Where do you stand? Do you think Microsoft's purchase of Activision Blizzard is good for the gaming industry? Let us know in the poll above and share your thoughts in the comments below.

Sean Endicott
News Writer and apps editor

Sean Endicott brings nearly a decade of experience covering Microsoft and Windows news to Windows Central. He joined our team in 2017 as an app reviewer and now heads up our day-to-day news coverage. If you have a news tip or an app to review, hit him up at sean.endicott@futurenet.com (opens in new tab).

18 Comments
  • Can you guys at least proof read the title of the survey?
  • Several layers to deal with the question that I can't answer with a simple yes or no. I THINK this is good where Blizzard is concerned, management there was clearly going to hell since at least after Mike Morhaime left - but likely quite a bit before that, with his leaving being a direct consequence -, but I'm not sure I can say the same with Call of Duty: I don't think it's good for gaming for Playstation to lose access to future games of the franchise.
  • It's hard to imagine it going exclusive. In my mind it's on the level of Minecraft. But Bethesda makes me second guess that. Who knows what will happen. My guess is CoD is the only one to stay multi plat.
  • I think Warzone could stay multiplatform, but the campaigns would go exclusive.
  • Most likely Cross platform titles will remain cross platform.
  • Think there's plenty of competition whereby this acquisition won't inhibit a competitive landscape from thriving. I think the last couple of mega acquisitions in gaming over the last year or so will trigger more... Sony, Apple, Google, Facebook, or Amazon will probably buy Nintendo, EA, and/or Take2 next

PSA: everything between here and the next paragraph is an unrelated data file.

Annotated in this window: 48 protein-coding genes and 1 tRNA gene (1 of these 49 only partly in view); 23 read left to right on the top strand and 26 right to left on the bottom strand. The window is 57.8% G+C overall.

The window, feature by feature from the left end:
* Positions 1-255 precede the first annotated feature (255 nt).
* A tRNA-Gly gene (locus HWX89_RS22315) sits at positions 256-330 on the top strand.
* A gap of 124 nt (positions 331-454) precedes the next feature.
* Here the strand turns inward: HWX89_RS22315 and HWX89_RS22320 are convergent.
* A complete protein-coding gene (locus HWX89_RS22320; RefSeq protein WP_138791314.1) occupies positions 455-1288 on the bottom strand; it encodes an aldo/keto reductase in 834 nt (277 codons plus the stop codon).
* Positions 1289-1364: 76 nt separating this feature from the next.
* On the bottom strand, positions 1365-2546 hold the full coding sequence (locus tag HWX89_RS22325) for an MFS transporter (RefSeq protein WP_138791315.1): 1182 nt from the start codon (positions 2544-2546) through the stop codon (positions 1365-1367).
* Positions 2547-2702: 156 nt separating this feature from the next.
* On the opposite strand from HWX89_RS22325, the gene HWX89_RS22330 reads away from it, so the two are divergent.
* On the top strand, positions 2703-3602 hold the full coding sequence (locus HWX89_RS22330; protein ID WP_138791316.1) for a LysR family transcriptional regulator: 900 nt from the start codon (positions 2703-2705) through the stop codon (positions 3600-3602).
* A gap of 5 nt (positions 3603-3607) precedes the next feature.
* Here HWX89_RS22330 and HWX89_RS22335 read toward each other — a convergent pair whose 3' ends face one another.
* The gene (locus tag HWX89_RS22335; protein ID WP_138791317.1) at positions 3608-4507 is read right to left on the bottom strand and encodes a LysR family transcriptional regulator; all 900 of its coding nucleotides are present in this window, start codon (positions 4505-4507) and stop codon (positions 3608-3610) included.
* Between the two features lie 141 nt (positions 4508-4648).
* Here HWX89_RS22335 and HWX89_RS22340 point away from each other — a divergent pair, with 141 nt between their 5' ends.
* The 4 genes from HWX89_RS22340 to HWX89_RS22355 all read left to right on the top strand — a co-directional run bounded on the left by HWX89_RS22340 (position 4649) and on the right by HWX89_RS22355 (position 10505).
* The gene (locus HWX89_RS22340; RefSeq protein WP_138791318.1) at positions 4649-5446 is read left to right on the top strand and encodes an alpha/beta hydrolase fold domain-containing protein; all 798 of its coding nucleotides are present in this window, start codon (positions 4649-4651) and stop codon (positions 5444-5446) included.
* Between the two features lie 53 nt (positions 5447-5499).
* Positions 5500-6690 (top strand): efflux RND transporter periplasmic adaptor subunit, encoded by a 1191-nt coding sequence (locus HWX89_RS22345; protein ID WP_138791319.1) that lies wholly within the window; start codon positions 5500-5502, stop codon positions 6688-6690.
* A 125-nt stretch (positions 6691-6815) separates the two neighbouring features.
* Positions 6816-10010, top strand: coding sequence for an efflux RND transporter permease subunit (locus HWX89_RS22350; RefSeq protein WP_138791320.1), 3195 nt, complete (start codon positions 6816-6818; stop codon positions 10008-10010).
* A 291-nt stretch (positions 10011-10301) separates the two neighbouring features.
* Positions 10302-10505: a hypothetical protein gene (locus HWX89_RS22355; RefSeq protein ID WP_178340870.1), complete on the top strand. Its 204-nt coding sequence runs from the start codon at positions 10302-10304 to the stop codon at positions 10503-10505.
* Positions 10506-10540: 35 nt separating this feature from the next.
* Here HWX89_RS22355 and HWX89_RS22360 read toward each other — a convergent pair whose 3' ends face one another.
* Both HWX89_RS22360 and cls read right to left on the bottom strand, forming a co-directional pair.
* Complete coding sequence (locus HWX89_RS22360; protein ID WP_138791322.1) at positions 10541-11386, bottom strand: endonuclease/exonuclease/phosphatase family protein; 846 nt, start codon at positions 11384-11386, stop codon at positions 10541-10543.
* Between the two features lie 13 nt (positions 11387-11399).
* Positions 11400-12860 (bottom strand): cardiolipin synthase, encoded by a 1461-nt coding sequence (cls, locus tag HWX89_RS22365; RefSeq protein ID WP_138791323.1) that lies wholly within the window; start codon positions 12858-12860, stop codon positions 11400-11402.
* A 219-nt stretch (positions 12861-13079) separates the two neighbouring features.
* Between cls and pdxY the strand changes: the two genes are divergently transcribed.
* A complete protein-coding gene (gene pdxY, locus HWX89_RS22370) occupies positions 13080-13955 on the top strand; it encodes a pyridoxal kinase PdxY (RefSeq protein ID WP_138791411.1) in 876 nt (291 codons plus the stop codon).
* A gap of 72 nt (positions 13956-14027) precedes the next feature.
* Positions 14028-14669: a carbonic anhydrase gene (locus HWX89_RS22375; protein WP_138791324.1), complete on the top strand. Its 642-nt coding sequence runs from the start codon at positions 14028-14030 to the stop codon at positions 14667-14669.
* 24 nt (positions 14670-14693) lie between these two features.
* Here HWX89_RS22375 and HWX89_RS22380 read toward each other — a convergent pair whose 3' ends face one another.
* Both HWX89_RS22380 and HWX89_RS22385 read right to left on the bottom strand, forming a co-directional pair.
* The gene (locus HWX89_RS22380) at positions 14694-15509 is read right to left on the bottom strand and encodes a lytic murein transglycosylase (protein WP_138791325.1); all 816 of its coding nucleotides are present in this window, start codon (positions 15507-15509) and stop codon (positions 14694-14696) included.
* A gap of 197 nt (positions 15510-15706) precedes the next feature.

• I think it's good for the consumers, potentially. The concern I have is for mobile versions of certain games like CoD. Will MS allow Blizzard to continue to make and grow those games or focus on console, PC and Game streaming? As long as MS doesn't mess with already established mobile games, they can really use it for their benefit and it would keep the gaming community fairly happy. Imo
  • Good for microsoft and it's fan base.
  • Similar to what the article states, it seems logical that some franchises, like COD, should remain platform agnostic like Minecraft is. The marketing spin will be that it plays best on Xbox and is available on Game Pass. As an Xbox gamer, I love the acquisition. As an entrepreneurs, investor, and general business-crazed individual myself, I love the shot across the bow at Playstation. I don't understand why there is such an uproar when an acquisition happens in the videogame industry. This happens everywhere else and nobody bats an eye. How is it any different than other companies like Disney, Netflix, Amazon, Apple, Google..and the list goes on...buying content, studios, and brands and keeping it exclusive so you'll subscribe to their service? Does anyone subscribe to Apple TV+, Disney+, or any number of services specifically due to exclusive content? Perhaps gamers should rejoice that these great games will become more easily accessible where and when they want for only $10-15 a month?